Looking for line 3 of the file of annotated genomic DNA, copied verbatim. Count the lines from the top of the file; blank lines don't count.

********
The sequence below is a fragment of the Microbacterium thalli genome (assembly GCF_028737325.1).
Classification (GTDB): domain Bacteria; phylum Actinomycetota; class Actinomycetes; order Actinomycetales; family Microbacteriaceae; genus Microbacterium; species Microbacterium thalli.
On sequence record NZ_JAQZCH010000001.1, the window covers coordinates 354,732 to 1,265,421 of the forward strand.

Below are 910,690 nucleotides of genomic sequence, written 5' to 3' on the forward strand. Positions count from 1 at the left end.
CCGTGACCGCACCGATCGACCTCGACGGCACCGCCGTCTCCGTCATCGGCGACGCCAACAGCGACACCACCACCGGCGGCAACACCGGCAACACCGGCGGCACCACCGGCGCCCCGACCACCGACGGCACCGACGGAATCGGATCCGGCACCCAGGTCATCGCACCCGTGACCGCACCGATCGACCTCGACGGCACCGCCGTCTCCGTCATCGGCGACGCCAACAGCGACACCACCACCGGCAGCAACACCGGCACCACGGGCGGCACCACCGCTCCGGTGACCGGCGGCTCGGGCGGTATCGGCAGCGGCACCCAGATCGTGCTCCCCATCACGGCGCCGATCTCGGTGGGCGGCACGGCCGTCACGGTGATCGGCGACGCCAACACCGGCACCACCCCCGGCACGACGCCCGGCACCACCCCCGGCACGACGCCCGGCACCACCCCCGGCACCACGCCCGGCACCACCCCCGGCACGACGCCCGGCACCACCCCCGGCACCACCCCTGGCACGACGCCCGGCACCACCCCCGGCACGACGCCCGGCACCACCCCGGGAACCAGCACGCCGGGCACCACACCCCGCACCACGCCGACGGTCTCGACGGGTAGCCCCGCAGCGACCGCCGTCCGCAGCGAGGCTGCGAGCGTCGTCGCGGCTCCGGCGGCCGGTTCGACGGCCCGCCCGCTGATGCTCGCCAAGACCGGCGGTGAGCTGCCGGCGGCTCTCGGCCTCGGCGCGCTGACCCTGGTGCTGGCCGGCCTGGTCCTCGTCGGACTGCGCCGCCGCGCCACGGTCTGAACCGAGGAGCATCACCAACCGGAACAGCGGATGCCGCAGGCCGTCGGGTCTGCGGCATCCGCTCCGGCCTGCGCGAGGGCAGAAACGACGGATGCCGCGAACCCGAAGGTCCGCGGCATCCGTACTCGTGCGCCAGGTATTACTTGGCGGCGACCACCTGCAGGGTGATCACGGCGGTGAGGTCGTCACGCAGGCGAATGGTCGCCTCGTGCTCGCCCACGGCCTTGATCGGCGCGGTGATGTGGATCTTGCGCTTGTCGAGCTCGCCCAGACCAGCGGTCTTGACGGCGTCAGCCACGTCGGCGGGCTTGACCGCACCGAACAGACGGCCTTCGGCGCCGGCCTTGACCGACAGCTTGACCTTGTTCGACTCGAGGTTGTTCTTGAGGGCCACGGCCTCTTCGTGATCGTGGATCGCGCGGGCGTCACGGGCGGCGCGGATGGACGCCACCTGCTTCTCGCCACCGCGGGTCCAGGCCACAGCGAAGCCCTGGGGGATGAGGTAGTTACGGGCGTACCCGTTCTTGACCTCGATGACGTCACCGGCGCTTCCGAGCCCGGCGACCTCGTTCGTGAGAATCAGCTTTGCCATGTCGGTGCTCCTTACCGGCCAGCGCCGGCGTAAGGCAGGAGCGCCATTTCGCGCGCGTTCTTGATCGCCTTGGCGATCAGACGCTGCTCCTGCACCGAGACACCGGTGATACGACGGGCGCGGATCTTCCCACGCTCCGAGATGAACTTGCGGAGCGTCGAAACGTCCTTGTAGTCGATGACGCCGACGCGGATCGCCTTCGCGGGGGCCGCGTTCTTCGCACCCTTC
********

On sequence record NZ_JAQZCH010000001.1, the window covers coordinates 354,732 to 1,265,421 of the forward strand.